Originally: CARICOM Pact an Opportunity for Change in Haiti

The agreement brokered last weekend by Jean-Bertrand Aristide and Caribbean leaders creates an opening for the Haitian president to end three years of political turmoil that threatens his presidency. But to make it work, Mr. Aristide must do something that he thus far hasn’t done: Live up to his word.

This time may be different, but don’t bet on it. Neither Mr. Aristide nor the disparate opposition-party leaders seem sufficiently motivated to change the cycle of violence and blame that has brought impoverished Haiti to its knees.

CARICOM leaders

We applaud the intervention by CARICOM leaders. It adds peer pressure to the equation for change. But for all their good intentions, CARICOM is all carrot and no stick. While U.S. officials are quietly supportive of CARICOM’S efforts, it remains true that the United States is uniquely positioned to deliver both carrot and stick.

In the weekend conference with CARICOM leaders who make up the regional bloc, Mr. Aristide agreed to a series of steps designed to show his good faith and build confidence for eventual negotiations. The agreement calls for him to disarm gangs, destroy illegal weapons, release jailed protesters, rescind restrictive protest measures and appoint a neutral prime minister, among other things. Most of the measures are to be in place by March, although some, such as releasing protesters, were to be carried out within days.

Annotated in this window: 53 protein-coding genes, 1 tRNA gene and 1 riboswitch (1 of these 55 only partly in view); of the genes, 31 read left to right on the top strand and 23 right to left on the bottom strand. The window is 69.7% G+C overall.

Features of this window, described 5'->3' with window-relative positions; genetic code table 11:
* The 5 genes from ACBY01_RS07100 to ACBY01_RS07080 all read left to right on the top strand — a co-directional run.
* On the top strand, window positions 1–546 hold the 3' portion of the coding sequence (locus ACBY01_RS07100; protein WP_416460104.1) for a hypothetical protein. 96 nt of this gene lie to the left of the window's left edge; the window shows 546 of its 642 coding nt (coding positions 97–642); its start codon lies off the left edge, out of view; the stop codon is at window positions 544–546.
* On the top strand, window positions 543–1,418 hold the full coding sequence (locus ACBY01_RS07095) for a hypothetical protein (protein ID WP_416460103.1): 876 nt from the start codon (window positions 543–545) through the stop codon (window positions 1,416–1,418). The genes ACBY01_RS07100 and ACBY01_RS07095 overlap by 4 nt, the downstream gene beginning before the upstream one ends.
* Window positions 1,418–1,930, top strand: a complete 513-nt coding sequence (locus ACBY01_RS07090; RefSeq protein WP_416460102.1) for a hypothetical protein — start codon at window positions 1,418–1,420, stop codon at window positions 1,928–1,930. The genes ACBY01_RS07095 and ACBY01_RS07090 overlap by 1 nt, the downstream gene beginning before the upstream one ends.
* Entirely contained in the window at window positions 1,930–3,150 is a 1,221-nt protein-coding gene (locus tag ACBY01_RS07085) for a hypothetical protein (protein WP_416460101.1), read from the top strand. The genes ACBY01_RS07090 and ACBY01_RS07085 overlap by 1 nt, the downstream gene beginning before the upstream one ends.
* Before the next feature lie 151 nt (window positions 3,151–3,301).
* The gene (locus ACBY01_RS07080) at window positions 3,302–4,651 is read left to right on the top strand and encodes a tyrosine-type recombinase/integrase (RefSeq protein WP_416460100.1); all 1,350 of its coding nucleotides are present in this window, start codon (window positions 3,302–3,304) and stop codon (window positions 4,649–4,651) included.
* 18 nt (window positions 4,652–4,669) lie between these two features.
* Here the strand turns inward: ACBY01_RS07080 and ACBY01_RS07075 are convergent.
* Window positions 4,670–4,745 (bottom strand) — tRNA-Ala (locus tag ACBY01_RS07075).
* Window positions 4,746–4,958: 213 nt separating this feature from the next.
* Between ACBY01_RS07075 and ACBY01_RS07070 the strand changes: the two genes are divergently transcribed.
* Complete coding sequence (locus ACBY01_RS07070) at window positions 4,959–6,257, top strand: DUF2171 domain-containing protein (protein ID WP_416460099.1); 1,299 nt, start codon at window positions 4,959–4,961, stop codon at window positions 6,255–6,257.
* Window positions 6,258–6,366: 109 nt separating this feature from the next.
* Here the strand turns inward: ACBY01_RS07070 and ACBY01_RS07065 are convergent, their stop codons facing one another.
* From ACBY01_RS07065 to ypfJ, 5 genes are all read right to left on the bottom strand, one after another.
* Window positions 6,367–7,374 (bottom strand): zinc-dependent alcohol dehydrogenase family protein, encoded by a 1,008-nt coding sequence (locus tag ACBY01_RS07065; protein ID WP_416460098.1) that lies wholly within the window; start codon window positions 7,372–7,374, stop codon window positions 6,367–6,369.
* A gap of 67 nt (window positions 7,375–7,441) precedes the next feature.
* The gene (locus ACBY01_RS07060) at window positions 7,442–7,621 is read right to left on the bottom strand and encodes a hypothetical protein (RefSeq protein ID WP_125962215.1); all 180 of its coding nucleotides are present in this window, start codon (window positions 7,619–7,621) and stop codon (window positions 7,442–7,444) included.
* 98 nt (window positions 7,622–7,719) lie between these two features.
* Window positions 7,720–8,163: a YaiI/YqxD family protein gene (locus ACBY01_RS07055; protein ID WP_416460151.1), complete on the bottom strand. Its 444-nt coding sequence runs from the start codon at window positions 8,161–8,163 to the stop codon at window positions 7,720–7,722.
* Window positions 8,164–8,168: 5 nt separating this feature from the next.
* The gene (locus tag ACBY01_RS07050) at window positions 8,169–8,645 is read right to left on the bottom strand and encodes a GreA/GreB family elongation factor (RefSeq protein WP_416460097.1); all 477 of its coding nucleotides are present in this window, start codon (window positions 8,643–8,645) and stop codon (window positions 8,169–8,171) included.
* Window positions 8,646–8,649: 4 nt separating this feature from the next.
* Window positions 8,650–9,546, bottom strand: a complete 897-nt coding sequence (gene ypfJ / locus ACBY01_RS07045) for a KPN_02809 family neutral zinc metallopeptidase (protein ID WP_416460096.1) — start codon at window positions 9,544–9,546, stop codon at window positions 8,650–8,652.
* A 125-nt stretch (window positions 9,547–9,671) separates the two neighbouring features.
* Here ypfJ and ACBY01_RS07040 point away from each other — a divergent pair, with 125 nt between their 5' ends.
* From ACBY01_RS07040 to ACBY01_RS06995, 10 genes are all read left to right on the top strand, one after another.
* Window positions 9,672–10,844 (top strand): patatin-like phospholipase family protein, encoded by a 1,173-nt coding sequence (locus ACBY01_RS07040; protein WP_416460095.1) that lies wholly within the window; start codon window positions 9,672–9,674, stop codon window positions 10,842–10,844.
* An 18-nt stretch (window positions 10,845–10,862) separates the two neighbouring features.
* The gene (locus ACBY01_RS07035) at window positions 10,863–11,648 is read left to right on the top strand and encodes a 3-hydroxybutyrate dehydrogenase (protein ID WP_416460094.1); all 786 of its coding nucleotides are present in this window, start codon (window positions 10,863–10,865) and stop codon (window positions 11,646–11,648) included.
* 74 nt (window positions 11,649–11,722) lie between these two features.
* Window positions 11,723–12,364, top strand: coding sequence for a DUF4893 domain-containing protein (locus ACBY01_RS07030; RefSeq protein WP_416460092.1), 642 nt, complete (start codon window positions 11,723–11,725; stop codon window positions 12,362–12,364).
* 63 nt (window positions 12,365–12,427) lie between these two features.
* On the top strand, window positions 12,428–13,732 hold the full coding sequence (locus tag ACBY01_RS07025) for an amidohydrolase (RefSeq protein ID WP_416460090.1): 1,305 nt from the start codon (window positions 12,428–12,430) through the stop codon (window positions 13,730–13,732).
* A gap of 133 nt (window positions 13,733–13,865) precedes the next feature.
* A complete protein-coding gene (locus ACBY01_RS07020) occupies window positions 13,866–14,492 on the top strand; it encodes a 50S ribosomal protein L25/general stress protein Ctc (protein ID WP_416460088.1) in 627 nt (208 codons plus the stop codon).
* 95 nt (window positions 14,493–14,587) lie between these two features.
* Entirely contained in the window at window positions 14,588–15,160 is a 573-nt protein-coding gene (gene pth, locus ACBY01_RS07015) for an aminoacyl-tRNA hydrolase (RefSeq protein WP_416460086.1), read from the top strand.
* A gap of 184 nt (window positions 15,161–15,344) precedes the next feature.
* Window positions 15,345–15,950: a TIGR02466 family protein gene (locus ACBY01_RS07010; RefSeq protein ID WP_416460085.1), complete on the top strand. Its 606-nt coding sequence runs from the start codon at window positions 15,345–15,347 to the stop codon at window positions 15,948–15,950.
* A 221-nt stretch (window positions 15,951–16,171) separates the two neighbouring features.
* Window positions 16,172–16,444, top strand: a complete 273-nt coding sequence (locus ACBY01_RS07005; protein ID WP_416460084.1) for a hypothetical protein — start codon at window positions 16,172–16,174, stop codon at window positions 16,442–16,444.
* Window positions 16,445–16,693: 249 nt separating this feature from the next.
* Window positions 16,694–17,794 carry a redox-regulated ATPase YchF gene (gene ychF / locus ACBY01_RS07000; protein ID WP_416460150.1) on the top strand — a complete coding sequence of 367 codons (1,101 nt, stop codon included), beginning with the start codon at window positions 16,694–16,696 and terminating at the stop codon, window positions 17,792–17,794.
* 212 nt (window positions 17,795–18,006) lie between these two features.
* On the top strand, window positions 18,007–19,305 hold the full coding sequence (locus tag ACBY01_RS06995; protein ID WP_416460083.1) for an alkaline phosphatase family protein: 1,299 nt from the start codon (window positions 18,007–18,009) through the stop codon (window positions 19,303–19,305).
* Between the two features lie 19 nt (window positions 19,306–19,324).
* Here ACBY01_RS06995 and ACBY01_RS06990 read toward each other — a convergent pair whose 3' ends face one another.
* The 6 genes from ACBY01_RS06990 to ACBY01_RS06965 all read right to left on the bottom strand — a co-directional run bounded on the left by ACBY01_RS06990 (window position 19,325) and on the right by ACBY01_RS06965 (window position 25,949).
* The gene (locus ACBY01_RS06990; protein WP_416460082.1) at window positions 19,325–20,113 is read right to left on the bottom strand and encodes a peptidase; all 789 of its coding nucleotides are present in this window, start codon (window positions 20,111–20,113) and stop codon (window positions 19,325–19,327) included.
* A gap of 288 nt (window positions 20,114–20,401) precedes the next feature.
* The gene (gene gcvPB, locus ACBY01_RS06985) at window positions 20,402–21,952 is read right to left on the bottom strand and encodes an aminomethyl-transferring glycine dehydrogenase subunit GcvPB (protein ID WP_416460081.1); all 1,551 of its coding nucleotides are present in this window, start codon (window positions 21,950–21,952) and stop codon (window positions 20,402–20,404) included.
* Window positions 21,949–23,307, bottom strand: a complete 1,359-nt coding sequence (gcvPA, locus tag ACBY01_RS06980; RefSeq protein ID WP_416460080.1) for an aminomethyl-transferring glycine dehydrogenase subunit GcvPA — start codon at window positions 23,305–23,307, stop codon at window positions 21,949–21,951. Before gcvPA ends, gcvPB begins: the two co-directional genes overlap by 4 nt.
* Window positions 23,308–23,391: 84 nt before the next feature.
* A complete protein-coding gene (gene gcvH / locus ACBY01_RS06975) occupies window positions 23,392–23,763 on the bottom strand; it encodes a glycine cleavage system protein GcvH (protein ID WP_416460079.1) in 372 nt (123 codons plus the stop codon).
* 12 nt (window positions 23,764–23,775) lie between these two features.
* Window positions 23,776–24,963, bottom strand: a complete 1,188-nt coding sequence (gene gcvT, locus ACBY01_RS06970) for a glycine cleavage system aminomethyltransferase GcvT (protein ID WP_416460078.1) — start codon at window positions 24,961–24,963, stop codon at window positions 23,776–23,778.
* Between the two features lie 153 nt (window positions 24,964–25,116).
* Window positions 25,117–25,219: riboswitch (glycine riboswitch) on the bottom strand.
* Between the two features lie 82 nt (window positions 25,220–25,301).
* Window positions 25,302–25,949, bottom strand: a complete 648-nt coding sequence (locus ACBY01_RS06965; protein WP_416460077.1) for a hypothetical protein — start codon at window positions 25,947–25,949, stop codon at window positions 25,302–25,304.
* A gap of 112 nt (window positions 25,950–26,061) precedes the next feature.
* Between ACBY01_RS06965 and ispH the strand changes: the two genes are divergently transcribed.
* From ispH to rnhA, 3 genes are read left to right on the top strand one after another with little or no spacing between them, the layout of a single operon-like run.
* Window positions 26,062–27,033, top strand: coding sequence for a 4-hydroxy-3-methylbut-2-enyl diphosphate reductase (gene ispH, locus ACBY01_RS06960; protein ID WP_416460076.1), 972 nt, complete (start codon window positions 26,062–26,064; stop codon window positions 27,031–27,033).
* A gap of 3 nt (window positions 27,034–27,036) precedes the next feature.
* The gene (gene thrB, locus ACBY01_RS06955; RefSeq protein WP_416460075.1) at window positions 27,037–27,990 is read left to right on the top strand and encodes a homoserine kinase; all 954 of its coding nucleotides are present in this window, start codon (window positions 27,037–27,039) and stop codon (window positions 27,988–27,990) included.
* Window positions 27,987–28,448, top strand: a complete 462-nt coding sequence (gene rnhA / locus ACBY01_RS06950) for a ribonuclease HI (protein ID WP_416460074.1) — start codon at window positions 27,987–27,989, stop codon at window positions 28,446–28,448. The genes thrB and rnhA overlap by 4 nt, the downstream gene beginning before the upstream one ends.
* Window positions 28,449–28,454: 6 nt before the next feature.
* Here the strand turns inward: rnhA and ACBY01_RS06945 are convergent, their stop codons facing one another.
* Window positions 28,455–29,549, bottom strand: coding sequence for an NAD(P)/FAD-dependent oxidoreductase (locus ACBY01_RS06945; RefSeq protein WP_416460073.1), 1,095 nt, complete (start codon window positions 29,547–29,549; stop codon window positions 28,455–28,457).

Thus, it quickly can be determined if Mr. Aristide is serious about making changes. Unfortunately, the early answer is that Mr. Aristide’s follow-up hasn’t matched the promise of his pledge. One day after the agreement, Mr. Aristide rescinded a police order restricting street demonstrations, and protesters marched peacefully, calling for the president to resign. But, so far, Mr. Aristide has been slow to release jailed demonstrators.

For their part, some opposition leaders, who participated in talks with CARICOM this week, continue stubbornly to insist that Mr. Aristide first leave office before they will negotiate. Their position is untenable. For all his faults, Mr. Aristide was elected by a large majority in a democratic process overseen by international observers. Forcing him out of office by political contrivance or street violence would be unacceptable.

A window for change

Prior to the CARICOM pact, Mr. Aristide and opposition leaders tried but failed to abide by similar agreements brokered by the international community and the Organization of American States. This time, the window for change will be open only briefly. By March, it will be clear whether Mr. Aristide and opposition leaders will take advantage of the opening or continue to plunge Haiti deeper into turmoil and instability.

© 2004 The Miami Herald and wire service sources. All Rights Reserved.